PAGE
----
The Stanford Law Review Online has just published a Note by Nicolas L. Martinez entitled Pulling the Plug on the Virtual Jury. Martinez takes issue with Judge William Young’s proposal that Khalid Sheikh Mohammed be tried via videoconference from Guantanamo Bay by a jury sitting in New York:
Most people probably figured that the debate over where to try alleged 9/11 mastermind Khalid Sheikh Mohammed (“KSM”) had ended. Indeed, it has been well over a year since Congress forced Attorney General Eric Holder to reluctantly announce that KSM’s prosecution would be referred to the Department of Defense for trial before a Guantanamo military commission. But a provocative proposal put forth recently by Judge William G. Young of the District of Massachusetts has revitalized one of the most contentious legal debates of the post-9/11 era. In a nutshell, Judge Young proposes that an Article III court try KSM at Guantanamo, but with one major twist: the jury would remain in New York City.
Perhaps unwilling to refight the battles of two years ago, Congress has shown no inclination to retreat from its apparent view that KSM may only be tried by a military commission at Guantanamo. As a result, following through on Judge Young’s plan, which could be viewed as an attempt to circumvent the will of Congress, might lead some legislators to harden their stance on civilian trials for alleged terrorists and propose even more disagreeable legislation to that end. This is not to say that creative solutions aimed at fortifying the rule of law in a post-9/11 world should be held hostage to the proclivities of intransigent voting blocs in Congress. Quite the opposite, in fact. But the likely political ramifications of Judge Young’s proposal cannot be ignored, especially in an election year when few members of Congress may be willing to spend their political capital defending the need to hold KSM’s trial in federal court.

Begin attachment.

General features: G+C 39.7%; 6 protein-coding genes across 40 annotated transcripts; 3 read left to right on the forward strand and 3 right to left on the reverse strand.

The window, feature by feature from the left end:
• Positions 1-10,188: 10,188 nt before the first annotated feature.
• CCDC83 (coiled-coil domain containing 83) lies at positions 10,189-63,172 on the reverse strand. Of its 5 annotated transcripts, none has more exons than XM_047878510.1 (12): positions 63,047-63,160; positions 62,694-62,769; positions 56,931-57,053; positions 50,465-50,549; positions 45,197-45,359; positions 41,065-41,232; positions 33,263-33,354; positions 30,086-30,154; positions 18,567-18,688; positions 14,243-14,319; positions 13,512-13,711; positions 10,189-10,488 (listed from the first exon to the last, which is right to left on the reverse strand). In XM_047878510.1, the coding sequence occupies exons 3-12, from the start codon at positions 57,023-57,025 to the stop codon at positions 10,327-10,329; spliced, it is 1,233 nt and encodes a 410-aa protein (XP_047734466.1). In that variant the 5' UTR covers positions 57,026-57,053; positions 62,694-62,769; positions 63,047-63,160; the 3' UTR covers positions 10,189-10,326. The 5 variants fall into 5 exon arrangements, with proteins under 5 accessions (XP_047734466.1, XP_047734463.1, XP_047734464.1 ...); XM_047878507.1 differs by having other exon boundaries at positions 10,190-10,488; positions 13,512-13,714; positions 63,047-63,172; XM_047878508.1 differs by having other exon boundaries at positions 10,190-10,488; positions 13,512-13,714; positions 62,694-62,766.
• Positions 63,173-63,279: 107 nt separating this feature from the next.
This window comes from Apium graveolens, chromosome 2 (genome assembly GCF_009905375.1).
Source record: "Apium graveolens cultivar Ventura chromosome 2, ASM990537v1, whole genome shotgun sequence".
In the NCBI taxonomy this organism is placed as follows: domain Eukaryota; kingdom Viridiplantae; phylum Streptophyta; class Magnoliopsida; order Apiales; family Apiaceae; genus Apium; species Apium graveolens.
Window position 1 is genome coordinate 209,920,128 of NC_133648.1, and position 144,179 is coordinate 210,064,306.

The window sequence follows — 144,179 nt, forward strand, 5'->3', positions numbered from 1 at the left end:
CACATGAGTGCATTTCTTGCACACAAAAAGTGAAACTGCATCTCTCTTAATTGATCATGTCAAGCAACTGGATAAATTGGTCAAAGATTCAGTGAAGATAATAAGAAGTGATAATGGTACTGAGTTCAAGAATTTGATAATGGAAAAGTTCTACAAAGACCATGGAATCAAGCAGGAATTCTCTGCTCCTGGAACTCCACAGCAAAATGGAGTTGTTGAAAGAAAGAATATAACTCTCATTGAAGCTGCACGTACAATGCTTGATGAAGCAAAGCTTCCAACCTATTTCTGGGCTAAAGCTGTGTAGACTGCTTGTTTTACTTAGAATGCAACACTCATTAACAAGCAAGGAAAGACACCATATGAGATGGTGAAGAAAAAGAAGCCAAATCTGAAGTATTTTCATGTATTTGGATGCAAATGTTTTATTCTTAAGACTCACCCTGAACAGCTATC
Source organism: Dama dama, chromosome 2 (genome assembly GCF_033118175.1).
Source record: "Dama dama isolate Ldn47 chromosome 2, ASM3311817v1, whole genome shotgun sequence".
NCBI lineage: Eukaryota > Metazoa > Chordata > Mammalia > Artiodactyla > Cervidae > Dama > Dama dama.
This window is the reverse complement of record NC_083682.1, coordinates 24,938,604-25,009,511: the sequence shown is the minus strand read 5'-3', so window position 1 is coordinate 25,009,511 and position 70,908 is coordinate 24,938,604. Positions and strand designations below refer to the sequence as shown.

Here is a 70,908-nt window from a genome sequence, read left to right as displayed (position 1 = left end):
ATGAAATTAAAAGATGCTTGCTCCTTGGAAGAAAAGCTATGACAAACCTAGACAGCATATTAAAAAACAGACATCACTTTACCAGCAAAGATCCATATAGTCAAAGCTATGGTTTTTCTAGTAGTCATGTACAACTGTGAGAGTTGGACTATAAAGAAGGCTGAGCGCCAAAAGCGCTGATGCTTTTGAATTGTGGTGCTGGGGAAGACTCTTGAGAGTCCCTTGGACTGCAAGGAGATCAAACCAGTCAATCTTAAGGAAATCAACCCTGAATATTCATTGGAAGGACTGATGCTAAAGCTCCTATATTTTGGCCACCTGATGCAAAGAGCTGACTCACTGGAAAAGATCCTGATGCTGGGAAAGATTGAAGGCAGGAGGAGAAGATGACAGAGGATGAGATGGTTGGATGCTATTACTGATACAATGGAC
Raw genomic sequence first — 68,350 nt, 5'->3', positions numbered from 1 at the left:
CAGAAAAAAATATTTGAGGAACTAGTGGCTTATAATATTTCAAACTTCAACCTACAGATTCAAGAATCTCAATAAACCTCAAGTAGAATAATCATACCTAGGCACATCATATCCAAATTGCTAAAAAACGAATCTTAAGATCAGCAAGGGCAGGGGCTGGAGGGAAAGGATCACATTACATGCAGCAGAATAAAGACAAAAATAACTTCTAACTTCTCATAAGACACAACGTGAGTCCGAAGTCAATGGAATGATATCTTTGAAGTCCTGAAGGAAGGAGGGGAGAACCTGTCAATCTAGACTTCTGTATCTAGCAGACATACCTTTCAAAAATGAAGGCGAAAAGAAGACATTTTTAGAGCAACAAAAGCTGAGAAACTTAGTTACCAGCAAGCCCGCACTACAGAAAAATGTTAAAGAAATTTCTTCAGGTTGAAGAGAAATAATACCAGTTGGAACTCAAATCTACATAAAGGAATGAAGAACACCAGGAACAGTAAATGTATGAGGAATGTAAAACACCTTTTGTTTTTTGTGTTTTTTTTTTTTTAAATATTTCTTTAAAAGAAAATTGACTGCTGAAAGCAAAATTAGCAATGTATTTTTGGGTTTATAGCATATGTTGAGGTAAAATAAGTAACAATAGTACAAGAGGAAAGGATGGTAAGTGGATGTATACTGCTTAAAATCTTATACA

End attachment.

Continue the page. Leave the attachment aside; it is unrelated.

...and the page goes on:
Even though Judge Young’s provocative suggestion should not be adopted in its current form, he has moved the conversation in the right direction. Continuing to think imaginatively about ways to preserve our rule of law tradition from external threats is immensely important, particularly in the context of national security crises. For it is when the rule of law can be so easily discarded that it must be most doggedly defended.
September 13, 2012 at 10:00 am Tags: Civil Rights, Courts, criminal justice, Criminal Law, Criminal Procedure, guantanamo bay, military commissions, security, War on Terror Posted in: Civil Rights, Constitutional Law, Courts, Criminal Law, Criminal Procedure, Current Events, Law Rev (Stanford), Military Law, Politics Print This Post No Comments
posted by Stanford Law Review
The Stanford Law Review Online has just published a Note by Eric Hamilton entitled Politicizing the Supreme Court. Hamilton writes that the Framers carefully constructed a Supreme Court independent from the political branches of government: